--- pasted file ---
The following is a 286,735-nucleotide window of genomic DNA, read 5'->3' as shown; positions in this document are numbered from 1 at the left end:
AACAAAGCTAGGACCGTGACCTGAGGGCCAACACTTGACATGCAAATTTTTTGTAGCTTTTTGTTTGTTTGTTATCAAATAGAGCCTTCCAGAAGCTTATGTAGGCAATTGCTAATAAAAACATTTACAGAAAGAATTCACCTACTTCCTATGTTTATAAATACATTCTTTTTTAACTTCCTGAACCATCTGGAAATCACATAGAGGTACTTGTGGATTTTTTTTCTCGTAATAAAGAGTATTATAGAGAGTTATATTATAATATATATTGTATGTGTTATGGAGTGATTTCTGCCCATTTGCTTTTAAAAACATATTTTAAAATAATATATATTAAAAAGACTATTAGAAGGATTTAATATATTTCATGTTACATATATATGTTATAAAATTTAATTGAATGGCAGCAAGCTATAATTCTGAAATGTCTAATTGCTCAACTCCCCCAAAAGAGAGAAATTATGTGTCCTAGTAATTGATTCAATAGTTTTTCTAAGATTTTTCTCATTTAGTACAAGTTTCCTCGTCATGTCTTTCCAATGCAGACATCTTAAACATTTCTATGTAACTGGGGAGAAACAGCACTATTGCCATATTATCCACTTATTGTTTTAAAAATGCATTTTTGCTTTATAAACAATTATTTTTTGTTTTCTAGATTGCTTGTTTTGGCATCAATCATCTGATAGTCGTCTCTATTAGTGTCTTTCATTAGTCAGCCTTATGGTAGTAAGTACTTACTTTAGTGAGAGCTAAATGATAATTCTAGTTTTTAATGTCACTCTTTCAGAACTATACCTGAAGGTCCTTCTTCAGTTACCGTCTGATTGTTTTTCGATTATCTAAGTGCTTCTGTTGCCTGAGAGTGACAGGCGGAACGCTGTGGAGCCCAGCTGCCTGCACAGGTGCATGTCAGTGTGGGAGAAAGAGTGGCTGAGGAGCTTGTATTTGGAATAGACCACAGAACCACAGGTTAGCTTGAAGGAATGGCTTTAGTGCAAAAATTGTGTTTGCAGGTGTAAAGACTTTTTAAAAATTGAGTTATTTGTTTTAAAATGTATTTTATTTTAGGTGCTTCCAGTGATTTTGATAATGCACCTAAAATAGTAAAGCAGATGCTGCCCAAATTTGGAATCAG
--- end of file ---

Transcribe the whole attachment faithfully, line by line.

The following is a 286,735-nucleotide window of genomic DNA, read 5'->3' as shown; positions in this document are numbered from 1 at the left end:
AACAAAGCTAGGACCGTGACCTGAGGGCCAACACTTGACATGCAAATTTTTTGTAGCTTTTTGTTTGTTTGTTATCAAATAGAGCCTTCCAGAAGCTTATGTAGGCAATTGCTAATAAAAACATTTACAGAAAGAATTCACCTACTTCCTATGTTTATAAATACATTCTTTTTTAACTTCCTGAACCATCTGGAAATCACATAGAGGTACTTGTGGATTTTTTTTCTCGTAATAAAGAGTATTATAGAGAGTTATATTATAATATATATTGTATGTGTTATGGAGTGATTTCTGCCCATTTGCTTTTAAAAACATATTTTAAAATAATATATATTAAAAAGACTATTAGAAGGATTTAATATATTTCATGTTACATATATATGTTATAAAATTTAATTGAATGGCAGCAAGCTATAATTCTGAAATGTCTAATTGCTCAACTCCCCCAAAAGAGAGAAATTATGTGTCCTAGTAATTGATTCAATAGTTTTTCTAAGATTTTTCTCATTTAGTACAAGTTTCCTCGTCATGTCTTTCCAATGCAGACATCTTAAACATTTCTATGTAACTGGGGAGAAACAGCACTATTGCCATATTATCCACTTATTGTTTTAAAAATGCATTTTTGCTTTATAAACAATTATTTTTTGTTTTCTAGATTGCTTGTTTTGGCATCAATCATCTGATAGTCGTCTCTATTAGTGTCTTTCATTAGTCAGCCTTATGGTAGTAAGTACTTACTTTAGTGAGAGCTAAATGATAATTCTAGTTTTTAATGTCACTCTTTCAGAACTATACCTGAAGGTCCTTCTTCAGTTACCGTCTGATTGTTTTTCGATTATCTAAGTGCTTCTGTTGCCTGAGAGTGACAGGCGGAACGCTGTGGAGCCCAGCTGCCTGCACAGGTGCATGTCAGTGTGGGAGAAAGAGTGGCTGAGGAGCTTGTATTTGGAATAGACCACAGAACCACAGGTTAGCTTGAAGGAATGGCTTTAGTGCAAAAATTGTGTTTGCAGGTGTAAAGACTTTTTAAAAATTGAGTTATTTGTTTTAAAATGTATTTTATTTTAGGTGCTTCCAGTGATTTTGATAATGCACCTAAAATAGTAAAGCAGATGCTGCCCAAATTTGGAATCAG